- Home Energy-Saving Improvements
- Solar and Other Types of Energy Generation Systems
- Things to Consider Before Signing Up
Recently passed legislation has given new life to two homeowner energy tax credits that had expired or were about to expire, providing renewed opportunities to homeowners wanting to take advantage of these credits and reduce their energy costs.
Residential Energy Property Credit - The first of the two energy tax credits is what the tax code refers to as the Residential Energy Property Credit. A more descriptive title would be an energy saving credit since it applies to improvements to the taxpayer’s existing primary home to make it more energy efficient. This credit was extended for two more years, allowing homeowners to claim the credit for qualifying energy improvements made in 2015 and 2016.
The credit generally applies to insulation, storm windows and doors, and certain types of energy-efficient roofing materials, air-conditioning and hot water systems.
The credit is 10% of the cost of the energy-saving items but does not apply to the cost of installation and is limited to a lifetime maximum of $500. So if you have taken advantage of this credit in the past and received $500 or more in credit in a prior year, you cannot claim any additional credit.
In addition to the $500 overall limitation, there are also per-item limitations on the credit; for example, qualified windows and skylights – $200, qualified hot water boiler – $150 and qualified energy-efficient equipment – $300.
The credit is nonrefundable and can only be used to offset income taxes (including the alternative minimum tax).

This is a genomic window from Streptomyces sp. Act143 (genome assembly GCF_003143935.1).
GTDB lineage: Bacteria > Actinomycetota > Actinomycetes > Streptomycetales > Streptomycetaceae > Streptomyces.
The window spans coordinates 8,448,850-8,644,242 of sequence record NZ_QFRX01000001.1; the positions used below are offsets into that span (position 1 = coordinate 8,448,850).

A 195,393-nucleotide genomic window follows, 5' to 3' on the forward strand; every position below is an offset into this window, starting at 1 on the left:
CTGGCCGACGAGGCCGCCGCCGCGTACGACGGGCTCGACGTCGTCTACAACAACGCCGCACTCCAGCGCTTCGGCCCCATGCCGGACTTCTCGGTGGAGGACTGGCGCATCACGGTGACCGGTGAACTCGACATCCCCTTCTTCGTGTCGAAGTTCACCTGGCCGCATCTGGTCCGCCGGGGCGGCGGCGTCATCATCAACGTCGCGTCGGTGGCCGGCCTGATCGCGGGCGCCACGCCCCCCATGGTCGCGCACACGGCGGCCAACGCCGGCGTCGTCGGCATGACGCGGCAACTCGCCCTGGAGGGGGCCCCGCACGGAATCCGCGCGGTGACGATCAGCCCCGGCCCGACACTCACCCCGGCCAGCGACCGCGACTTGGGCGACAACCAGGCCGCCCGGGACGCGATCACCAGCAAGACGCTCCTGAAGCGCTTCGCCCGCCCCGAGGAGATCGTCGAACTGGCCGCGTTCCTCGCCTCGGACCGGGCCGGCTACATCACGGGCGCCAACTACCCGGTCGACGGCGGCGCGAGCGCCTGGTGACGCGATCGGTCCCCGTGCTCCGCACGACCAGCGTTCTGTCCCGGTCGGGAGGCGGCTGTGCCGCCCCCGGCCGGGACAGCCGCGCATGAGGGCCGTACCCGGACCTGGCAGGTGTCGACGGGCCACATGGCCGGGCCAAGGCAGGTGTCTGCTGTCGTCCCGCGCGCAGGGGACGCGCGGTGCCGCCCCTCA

Residential Energy Property Credit - The second credit to be extended is called the Residential Energy Property Credit. Better known as the home solar credit, it also provides credit for wind energy systems, geothermal systems and fuel cell systems. The credit is generally 30% of the qualified property and installation costs, subject to some limitations for fuel cell and geothermal systems.
The credit, which was scheduled to expire after 2016, has been extended through 2021, but only for solar electric and solar hot water systems (excluding swimming pools). In addition, the credit percentage is phased out beginning after 2019. The following are the credit percentages allowed through 2021:
- 2009 through 2021: No annual limit
- 2009–2019: 30%
- 2020: rate reduced to 26% and only on solar-related systems
- 2021: rate reduced to 22% and only on solar-related systems
There is no limit on the actual credit other than the credit percentage. It is a nonrefundable credit and can be used to offset income tax liability (including the AMT). However, if the credit is unused because it exceeds the income tax amount, it can be carried over to another year as long as the credit has not expired.
Things to Consider – When considering whether or not to go to the expense of installing a solar system, you need to consider a number of issues:
- Is it cost effective considering your electric usage?
- How will you pay for it?
- If you finance it are the terms and interest rate reasonable for your financial situation?
- How will it affect your property’s value?
- Will you be able to benefit from the tax credits?
Installing solar is a big financial commitment and should be considered carefully. Don’t let a solar system salesperson rush you into a decision. If you need assistance analyzing the financial and tax aspects of installing a solar system, please give our office a call before you sign on the dotted line.
- 19 May, 2016
- Jacqueline Cran
- 0 Comments